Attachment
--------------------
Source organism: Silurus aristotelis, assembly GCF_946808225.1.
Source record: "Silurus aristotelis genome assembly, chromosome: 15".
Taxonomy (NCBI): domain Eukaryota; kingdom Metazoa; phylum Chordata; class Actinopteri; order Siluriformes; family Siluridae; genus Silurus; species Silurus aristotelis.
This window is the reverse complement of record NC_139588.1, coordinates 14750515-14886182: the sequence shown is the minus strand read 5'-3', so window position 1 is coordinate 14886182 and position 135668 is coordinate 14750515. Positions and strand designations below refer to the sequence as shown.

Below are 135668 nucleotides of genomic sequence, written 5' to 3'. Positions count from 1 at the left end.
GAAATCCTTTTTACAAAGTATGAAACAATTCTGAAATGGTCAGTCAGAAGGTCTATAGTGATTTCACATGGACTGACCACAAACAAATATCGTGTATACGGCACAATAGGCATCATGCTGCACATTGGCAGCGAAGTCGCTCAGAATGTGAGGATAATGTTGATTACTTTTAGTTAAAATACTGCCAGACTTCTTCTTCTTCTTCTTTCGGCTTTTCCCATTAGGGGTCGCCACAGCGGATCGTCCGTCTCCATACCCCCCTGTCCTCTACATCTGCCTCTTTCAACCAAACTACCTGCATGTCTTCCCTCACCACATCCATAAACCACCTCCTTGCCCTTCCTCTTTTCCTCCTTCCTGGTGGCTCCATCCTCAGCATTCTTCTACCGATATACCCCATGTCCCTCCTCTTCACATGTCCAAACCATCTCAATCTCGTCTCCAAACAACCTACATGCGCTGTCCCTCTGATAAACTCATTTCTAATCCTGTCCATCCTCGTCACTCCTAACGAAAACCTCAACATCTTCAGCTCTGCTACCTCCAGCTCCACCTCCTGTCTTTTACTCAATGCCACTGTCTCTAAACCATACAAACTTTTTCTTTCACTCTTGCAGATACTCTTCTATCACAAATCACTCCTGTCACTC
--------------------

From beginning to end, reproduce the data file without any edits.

Source organism: Silurus aristotelis, assembly GCF_946808225.1.
Source record: "Silurus aristotelis genome assembly, chromosome: 15".
Taxonomy (NCBI): domain Eukaryota; kingdom Metazoa; phylum Chordata; class Actinopteri; order Siluriformes; family Siluridae; genus Silurus; species Silurus aristotelis.
This window is the reverse complement of record NC_139588.1, coordinates 14750515-14886182: the sequence shown is the minus strand read 5'-3', so window position 1 is coordinate 14886182 and position 135668 is coordinate 14750515. Positions and strand designations below refer to the sequence as shown.

Below are 135668 nucleotides of genomic sequence, written 5' to 3'. Positions count from 1 at the left end.
GAAATCCTTTTTACAAAGTATGAAACAATTCTGAAATGGTCAGTCAGAAGGTCTATAGTGATTTCACATGGACTGACCACAAACAAATATCGTGTATACGGCACAATAGGCATCATGCTGCACATTGGCAGCGAAGTCGCTCAGAATGTGAGGATAATGTTGATTACTTTTAGTTAAAATACTGCCAGACTTCTTCTTCTTCTTCTTTCGGCTTTTCCCATTAGGGGTCGCCACAGCGGATCGTCCGTCTCCATACCCCCCTGTCCTCTACATCTGCCTCTTTCAACCAAACTACCTGCATGTCTTCCCTCACCACATCCATAAACCACCTCCTTGCCCTTCCTCTTTTCCTCCTTCCTGGTGGCTCCATCCTCAGCATTCTTCTACCGATATACCCCATGTCCCTCCTCTTCACATGTCCAAACCATCTCAATCTCGTCTCCAAACAACCTACATGCGCTGTCCCTCTGATAAACTCATTTCTAATCCTGTCCATCCTCGTCACTCCTAACGAAAACCTCAACATCTTCAGCTCTGCTACCTCCAGCTCCACCTCCTGTCTTTTACTCAATGCCACTGTCTCTAAACCATACAAACTTTTTCTTTCACTCTTGCAGATACTCTTCTATCACAAATCACTCCTGTCACTC